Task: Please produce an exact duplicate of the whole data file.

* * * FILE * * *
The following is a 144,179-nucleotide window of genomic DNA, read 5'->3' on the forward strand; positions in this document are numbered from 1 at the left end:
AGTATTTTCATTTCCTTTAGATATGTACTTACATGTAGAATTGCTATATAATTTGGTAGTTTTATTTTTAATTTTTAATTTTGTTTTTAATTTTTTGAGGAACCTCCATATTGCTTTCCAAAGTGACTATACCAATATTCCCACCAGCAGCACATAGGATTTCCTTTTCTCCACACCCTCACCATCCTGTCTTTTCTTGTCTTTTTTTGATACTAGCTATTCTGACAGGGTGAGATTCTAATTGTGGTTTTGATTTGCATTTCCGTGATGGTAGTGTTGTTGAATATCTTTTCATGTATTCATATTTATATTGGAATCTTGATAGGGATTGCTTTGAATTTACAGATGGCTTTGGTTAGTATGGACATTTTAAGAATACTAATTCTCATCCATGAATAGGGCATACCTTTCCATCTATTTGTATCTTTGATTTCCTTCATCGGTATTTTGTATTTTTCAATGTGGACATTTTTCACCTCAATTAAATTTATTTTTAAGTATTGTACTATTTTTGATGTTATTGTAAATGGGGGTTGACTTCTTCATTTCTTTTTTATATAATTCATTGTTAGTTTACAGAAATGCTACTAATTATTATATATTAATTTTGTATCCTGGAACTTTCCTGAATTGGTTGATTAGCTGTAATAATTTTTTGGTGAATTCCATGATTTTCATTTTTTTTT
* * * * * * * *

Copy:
The following is a 144,179-nucleotide window of genomic DNA, read 5'->3' on the forward strand; positions in this document are numbered from 1 at the left end:
AGTATTTTCATTTCCTTTAGATATGTACTTACATGTAGAATTGCTATATAATTTGGTAGTTTTATTTTTAATTTTTAATTTTGTTTTTAATTTTTTGAGGAACCTCCATATTGCTTTCCAAAGTGACTATACCAATATTCCCACCAGCAGCACATAGGATTTCCTTTTCTCCACACCCTCACCATCCTGTCTTTTCTTGTCTTTTTTTGATACTAGCTATTCTGACAGGGTGAGATTCTAATTGTGGTTTTGATTTGCATTTCCGTGATGGTAGTGTTGTTGAATATCTTTTCATGTATTCATATTTATATTGGAATCTTGATAGGGATTGCTTTGAATTTACAGATGGCTTTGGTTAGTATGGACATTTTAAGAATACTAATTCTCATCCATGAATAGGGCATACCTTTCCATCTATTTGTATCTTTGATTTCCTTCATCGGTATTTTGTATTTTTCAATGTGGACATTTTTCACCTCAATTAAATTTATTTTTAAGTATTGTACTATTTTTGATGTTATTGTAAATGGGGGTTGACTTCTTCATTTCTTTTTTATATAATTCATTGTTAGTTTACAGAAATGCTACTAATTATTATATATTAATTTTGTATCCTGGAACTTTCCTGAATTGGTTGATTAGCTGTAATAATTTTTTGGTGAATTCCATGATTTTCATTTTTTTTT